What’s in a name? Shakespeare asked the question and we as fiction writers know the answer, the name is everything! Well maybe not everything, but critical, as names set the tone and define how readers view characters. Do we expect P. G. Wodehouse’s character Bertie Wooster to be an esteemed mathematician? Most assuredly, not.
As readers, we’ve all met characters that walked off the page. We’ve hid our secret crushes, daydreamed about meeting them for coffee, perhaps wondered what whispered confidences we would share, if only they were real. Their spirits lingers with us long after we close the book, and in rare instances, they almost become part of us. Some we pledged our loyalty to as cherished childhood friends, Gandalf, Dorothy, or Peter Pan. Others we added to our list later in life, Rhett Butler, Harry Potter or d’Artagnan.
I think all writers and readers can agree – great characters deserve great names.
Fictional historical names come with their own set of considerations.
The reader must believe those names could represent people living in your chosen time. Using authentic names is best, but what happens when history recorded no names? Or, only the names of a few key figures? Sometimes creating names, or pulling names from other geographic areas, or near eras in history, is your only means.
Regardless of how you find your names—choose wisely:
Make sure your name invokes the right emotions in your reader and conveys the correct gender. Unfortunately, genders of names change over time, mostly moving from masculine to the feminine. Your goal is to find names readers will respond to in the appropriate way. Do people want to read about a fair maiden throwing herself into the waiting arms of a handsome Methodius, or a brave Aethelred? These were two popular names in their time, but hardly appealing for an alpha male character. Think about the rhythm of the name and what words you associate with that name. Methodius, with it similarities to modern words like methodical, or melodious, might be a better name for a trusted mentor, a musician or even a pet.
Use family trees in heavily recorded eras:
Genealogists have constructed trees for many high-ranking members of every society and time and they are readily available. Nobles always favored reusing family names, and the lower classes followed their lead. If your character’s lower ranking family owes everything to the largess of the local Barron, of course they would want to name their children with a variant of the Barron’s first or last name. To adopt another house’s names is a way to curry favor, pledge loyalty, and/or to create the illusion of familial bonds.
Male names often dominate the historical records:
Even with gender against your characters, you can make a male name work for you. Simply use the same techniques people in the past have always used. Adapt male names by combining them with feminine parts. Think of a name like George, with it people produce Georgette, Georgiana, and or Georgina. Don’t be afraid to adapt last names, places, or even titles into names, remember when writing historical fiction for very early eras with few resources, sounding like a plausible name is your best goal.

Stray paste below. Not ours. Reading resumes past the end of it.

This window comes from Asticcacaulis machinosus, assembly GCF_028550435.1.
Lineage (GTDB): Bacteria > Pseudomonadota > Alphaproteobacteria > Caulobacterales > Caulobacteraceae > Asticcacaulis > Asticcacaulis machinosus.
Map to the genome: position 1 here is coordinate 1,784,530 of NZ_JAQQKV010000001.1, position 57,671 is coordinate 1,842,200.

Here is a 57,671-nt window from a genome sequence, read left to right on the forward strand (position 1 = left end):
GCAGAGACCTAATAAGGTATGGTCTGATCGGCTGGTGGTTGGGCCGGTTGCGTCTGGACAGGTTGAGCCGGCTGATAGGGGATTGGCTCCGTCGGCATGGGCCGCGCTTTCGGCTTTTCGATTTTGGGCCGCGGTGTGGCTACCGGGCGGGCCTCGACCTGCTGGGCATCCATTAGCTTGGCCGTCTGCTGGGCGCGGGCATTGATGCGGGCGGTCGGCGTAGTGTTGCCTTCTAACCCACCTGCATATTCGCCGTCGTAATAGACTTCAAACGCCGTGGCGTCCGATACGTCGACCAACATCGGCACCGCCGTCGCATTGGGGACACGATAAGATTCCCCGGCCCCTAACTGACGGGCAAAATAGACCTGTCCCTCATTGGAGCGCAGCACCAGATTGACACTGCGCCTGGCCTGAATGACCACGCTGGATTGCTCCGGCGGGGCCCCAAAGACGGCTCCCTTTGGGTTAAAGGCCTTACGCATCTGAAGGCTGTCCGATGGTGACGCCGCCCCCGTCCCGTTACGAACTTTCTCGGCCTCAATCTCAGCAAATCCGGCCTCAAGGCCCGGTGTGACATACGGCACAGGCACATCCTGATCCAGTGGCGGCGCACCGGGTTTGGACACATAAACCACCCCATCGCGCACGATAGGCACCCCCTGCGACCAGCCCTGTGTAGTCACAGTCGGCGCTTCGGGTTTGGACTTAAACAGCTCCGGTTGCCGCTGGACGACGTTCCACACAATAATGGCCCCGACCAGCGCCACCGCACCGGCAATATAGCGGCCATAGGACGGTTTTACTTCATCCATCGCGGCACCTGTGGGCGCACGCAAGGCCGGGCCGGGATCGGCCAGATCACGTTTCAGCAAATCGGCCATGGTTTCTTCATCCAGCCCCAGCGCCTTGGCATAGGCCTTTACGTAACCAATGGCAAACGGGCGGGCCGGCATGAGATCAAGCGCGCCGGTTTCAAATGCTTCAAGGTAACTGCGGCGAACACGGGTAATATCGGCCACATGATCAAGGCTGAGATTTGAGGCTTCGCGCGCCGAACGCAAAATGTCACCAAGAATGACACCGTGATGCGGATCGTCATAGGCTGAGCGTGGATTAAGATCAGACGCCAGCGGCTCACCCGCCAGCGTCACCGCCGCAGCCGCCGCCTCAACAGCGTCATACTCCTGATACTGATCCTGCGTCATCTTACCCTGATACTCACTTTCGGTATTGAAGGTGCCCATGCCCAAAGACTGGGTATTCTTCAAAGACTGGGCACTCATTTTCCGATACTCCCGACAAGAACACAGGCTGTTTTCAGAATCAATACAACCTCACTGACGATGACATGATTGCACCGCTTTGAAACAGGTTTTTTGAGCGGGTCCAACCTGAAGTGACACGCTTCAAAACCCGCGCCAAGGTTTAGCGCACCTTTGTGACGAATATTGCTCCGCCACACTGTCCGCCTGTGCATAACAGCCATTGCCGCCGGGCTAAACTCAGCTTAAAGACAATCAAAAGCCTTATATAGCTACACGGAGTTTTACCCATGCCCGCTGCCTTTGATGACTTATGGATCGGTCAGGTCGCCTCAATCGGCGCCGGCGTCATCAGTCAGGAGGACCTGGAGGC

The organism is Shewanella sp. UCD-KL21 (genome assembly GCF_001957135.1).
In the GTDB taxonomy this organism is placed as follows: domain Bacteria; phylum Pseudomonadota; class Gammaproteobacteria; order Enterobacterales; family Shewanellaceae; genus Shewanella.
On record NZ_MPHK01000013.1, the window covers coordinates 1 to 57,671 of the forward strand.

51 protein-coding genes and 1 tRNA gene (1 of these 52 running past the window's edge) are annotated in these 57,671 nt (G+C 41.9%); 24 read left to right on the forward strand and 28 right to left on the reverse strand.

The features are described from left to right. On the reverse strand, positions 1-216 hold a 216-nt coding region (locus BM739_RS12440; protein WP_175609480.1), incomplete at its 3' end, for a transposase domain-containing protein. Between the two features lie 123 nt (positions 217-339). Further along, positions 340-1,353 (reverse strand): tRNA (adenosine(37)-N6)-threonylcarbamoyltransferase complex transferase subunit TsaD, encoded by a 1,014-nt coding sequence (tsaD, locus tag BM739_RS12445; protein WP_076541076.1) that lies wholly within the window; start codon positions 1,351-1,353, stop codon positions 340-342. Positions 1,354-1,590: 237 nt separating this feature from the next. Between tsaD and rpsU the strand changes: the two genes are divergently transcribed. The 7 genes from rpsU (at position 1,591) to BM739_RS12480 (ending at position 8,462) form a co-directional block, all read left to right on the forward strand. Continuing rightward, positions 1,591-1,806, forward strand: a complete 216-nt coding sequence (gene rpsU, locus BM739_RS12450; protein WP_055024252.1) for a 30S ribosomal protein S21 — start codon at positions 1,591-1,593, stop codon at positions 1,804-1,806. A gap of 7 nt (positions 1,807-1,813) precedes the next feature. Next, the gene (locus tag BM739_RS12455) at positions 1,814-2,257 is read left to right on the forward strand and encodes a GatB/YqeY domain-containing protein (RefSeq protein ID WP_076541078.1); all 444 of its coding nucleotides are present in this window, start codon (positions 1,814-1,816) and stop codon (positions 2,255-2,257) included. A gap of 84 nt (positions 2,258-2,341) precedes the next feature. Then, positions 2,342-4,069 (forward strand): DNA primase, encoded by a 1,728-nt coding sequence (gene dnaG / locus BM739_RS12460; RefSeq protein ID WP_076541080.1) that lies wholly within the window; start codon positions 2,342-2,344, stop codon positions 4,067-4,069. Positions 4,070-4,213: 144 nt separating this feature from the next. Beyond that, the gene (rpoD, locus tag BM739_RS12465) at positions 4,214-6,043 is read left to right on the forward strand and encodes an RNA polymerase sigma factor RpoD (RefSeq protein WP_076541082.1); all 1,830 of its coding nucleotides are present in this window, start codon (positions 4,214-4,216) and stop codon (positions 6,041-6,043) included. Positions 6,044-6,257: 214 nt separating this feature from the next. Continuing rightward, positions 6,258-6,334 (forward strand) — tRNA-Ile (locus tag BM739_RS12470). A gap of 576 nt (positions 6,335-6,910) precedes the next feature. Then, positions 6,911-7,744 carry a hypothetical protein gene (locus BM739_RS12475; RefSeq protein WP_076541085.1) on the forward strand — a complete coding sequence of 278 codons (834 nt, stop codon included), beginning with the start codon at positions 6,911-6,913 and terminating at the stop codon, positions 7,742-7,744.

Never forget the role of national or cultural identity in naming.
If you are writing about a country with a strong Catholic heritage, Saint’s names are going to dominate. Look for patron Saints that augment your storyline, there are Saints for almost every avocation. Look for the Saint with strong ties to your geographic location. They don’t need to be well known Saints, just from the right eras.
Check your name’s history:
Depending on how far back your target date is, you may want to select names that have fallen out of favor. If you have your heart set on an old name that is still in common use, you should at least favor the older or regional spelling of the name. This is one of those times going with a non-Anglicized version of a name could work in your favor. Readers want writers to sweep them into another time, and an unfamiliar name can help jump-start that feeling of entering another world.
Always look your names up in a few different places:
Find out any information about the original language of the name, any first use of the name in literature, the meaning of the name. You don’t want to give Germanic names to Spanish characters, at least not without a good reason. Nor should you use a name with a meaning that’s in opposition to the character’s nature you’ve created.
Take the time and do the legwork:
Great character names are worth the effort, and nothing sends a historical fiction purest into a frenzy faster then jarring modern names thrown into a beautifully constructed fictional landscape.
Let us hear you, what are your favorite names from history? Have you ever found the name first and written a character to go with it? Please share your stories of success and failure.
They say history is written by the victors, but so are place names. Once you have a cache of great characters each crowned with the perfect name, you’re going to need a place (or maybe a palace) for your people to live in.
Up Next from Robin… Misty Moors and Bloody Battlements: Historical Setting.